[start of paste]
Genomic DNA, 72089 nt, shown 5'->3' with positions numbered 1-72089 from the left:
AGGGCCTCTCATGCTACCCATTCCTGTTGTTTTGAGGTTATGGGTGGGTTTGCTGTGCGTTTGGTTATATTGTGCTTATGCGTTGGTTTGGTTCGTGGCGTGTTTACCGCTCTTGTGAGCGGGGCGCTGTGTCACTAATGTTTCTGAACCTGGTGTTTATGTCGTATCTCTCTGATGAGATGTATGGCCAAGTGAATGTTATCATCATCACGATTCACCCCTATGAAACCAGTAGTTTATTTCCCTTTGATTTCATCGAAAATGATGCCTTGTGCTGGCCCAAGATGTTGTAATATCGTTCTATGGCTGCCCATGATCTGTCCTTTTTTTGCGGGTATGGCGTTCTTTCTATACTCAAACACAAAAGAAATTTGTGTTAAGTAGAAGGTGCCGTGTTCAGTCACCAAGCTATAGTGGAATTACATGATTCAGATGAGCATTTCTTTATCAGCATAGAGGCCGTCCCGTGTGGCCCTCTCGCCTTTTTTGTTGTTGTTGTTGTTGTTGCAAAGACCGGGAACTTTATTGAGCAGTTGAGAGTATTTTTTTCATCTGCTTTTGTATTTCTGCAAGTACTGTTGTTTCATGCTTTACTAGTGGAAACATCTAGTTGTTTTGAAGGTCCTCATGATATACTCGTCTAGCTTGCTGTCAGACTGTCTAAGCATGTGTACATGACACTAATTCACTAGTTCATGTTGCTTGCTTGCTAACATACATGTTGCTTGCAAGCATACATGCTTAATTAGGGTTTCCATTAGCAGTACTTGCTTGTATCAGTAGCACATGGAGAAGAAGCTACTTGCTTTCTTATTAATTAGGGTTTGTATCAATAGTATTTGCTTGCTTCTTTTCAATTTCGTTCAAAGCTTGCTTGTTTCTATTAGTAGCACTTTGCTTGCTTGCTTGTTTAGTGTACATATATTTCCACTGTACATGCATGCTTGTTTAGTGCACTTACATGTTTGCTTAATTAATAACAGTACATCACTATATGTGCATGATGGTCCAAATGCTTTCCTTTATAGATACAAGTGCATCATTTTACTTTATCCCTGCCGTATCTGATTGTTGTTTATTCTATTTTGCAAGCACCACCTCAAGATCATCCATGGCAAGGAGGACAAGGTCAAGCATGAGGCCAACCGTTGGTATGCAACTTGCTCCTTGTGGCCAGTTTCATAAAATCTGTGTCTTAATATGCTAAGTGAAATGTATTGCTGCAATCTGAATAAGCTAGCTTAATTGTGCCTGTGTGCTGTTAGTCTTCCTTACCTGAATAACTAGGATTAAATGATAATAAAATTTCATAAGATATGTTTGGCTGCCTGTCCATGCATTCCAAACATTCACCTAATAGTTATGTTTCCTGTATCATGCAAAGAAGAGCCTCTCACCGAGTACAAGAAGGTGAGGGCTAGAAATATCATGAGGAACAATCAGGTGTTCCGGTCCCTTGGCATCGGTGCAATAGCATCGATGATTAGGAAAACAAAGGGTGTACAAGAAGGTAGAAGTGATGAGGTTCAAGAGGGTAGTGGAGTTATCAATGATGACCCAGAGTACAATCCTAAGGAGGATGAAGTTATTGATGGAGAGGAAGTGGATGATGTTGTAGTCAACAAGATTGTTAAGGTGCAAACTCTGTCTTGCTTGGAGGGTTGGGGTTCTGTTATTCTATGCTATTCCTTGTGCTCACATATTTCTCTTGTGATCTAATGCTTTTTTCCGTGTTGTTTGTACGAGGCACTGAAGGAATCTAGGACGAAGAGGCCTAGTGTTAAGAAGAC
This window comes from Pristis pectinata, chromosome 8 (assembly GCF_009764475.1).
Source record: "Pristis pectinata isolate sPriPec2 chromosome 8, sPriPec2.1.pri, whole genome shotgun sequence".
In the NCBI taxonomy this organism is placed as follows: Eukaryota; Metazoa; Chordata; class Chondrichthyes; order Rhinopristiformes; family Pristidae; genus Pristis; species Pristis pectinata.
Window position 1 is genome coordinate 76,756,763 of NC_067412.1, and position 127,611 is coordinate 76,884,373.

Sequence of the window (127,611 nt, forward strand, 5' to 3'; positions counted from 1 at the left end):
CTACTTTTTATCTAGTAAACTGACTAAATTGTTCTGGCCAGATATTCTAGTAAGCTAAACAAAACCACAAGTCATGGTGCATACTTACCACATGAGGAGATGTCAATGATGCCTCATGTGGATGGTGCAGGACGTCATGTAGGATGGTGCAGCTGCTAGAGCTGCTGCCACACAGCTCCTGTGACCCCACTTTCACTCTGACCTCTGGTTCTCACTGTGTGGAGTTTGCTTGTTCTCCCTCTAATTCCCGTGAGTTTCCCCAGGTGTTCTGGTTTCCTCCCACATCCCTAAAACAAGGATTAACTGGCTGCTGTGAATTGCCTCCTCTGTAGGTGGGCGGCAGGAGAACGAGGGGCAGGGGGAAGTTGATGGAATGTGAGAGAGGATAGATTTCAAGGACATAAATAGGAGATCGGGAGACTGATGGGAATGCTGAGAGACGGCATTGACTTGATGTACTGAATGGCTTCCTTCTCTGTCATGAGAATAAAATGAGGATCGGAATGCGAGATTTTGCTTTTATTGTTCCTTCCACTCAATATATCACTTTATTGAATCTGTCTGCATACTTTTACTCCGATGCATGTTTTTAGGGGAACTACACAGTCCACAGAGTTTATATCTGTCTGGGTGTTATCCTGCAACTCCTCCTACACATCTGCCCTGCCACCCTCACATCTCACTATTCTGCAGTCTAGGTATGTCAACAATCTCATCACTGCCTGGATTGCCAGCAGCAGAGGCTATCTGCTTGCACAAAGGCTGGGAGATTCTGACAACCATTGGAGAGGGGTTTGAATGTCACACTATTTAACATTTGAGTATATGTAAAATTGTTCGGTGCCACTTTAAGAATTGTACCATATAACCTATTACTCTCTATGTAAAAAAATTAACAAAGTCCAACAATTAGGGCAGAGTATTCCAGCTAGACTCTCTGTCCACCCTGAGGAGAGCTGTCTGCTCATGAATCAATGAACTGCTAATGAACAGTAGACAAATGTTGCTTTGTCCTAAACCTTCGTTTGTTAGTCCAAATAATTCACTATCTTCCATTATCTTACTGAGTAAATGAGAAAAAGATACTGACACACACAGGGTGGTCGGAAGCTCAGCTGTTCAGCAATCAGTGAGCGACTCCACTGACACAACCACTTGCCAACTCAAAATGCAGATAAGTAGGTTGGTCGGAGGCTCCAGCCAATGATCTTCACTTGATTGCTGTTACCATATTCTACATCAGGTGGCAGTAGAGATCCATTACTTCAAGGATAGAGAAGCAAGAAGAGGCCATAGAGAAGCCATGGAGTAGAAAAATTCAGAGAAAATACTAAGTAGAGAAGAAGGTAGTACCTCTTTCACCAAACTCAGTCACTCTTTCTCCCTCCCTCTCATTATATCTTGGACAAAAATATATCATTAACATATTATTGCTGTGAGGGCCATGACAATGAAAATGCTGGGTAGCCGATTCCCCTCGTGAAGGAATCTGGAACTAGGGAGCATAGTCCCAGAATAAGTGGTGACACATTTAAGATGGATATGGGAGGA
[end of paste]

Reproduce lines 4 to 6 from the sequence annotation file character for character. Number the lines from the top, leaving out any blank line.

Source record: "Pristis pectinata isolate sPriPec2 chromosome 8, sPriPec2.1.pri, whole genome shotgun sequence".
In the NCBI taxonomy this organism is placed as follows: Eukaryota; Metazoa; Chordata; class Chondrichthyes; order Rhinopristiformes; family Pristidae; genus Pristis; species Pristis pectinata.
Window position 1 is genome coordinate 76,756,763 of NC_067412.1, and position 127,611 is coordinate 76,884,373.